Baghdad Sees Fatal Grenade Attack Hours After Pope’s Departure

An ambulance arrives at a demonstration against state corruption, failing public services, and unemployment, in the Iraqi capital Baghdad on October 5, 2019. - Renewed protests took place under live fire in Iraq's capital and the country's south Saturday as the government struggled to agree a response to days of …
AHMAD AL-RUBAYE/AFP via Getty

A grenade attack targeting Shia Muslim pilgrims took place near Baghdad’s al-Aimmah bridge early Tuesday, killing one and seriously injuring another ten.

“An unidentified person threw a grenade at a group of visitors who were on foot to the Al-Kadhimiya area in Baghdad to commemorate the death of Imam Musa Al-Kadhim,” a police captain told Anadolu News Agency.

On every 25th of Rajab of the Islamic calendar (March 9 this year), tens of thousands of Shia pilgrims commemorate the death of Imam al-Kadhim, the seventh imam according to the Shia community.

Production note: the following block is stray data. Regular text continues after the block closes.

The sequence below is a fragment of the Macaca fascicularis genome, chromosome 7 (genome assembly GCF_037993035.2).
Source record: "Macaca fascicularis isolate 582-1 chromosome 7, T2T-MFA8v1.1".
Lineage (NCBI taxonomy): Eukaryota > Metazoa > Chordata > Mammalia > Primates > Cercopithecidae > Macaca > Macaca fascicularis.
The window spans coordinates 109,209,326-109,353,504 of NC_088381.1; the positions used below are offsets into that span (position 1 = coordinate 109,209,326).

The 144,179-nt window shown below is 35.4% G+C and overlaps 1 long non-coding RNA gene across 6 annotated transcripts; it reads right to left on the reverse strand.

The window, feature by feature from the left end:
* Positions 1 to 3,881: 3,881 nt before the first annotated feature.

Just hours before the attack, Iraq’s intelligence agency said that it had arrested three members of a terror cell who were planning a suicide attack on Shia pilgrims visiting the tomb of Imam al-Kadhim at the nearby al-Kadhimiya mosque.

The explosion in the Iraqi capital took place fewer than 24 hours after the departure of Pope Francis, who left Baghdad for Italy aboard the papal plane on Monday morning following a historic three-day visit to the country.

On the second day of his visit, the pope met with Iraq’s top Shiite cleric, the Grand Ayatollah Sayyid Ali al-Husayni al-Sistani, in the holy city of Najaf in southern Iraq.

Shiite Muslims travel to Iraq from around the world every year to visit its many Shiite shrines and holy places, including the tombs of Imam al-Kadhim and his grandson Mohammed al-Jawad, two of Shiite Islam’s most venerated figures.

Prime Minister Mustafa Kahdimi chaired a security meeting early Tuesday with Baghdad Operations Command to review measures in place to ensure the security of pilgrims.

In recent years, attacks on Shia Muslims in Iraq, mostly suicide bombings, have killed hundreds and wounded many more. The authorities have often blamed those attacks on terrorists from the Islamic State, a Sunni Muslim jihadist group.

.

Please let us know if you're having issues with commenting.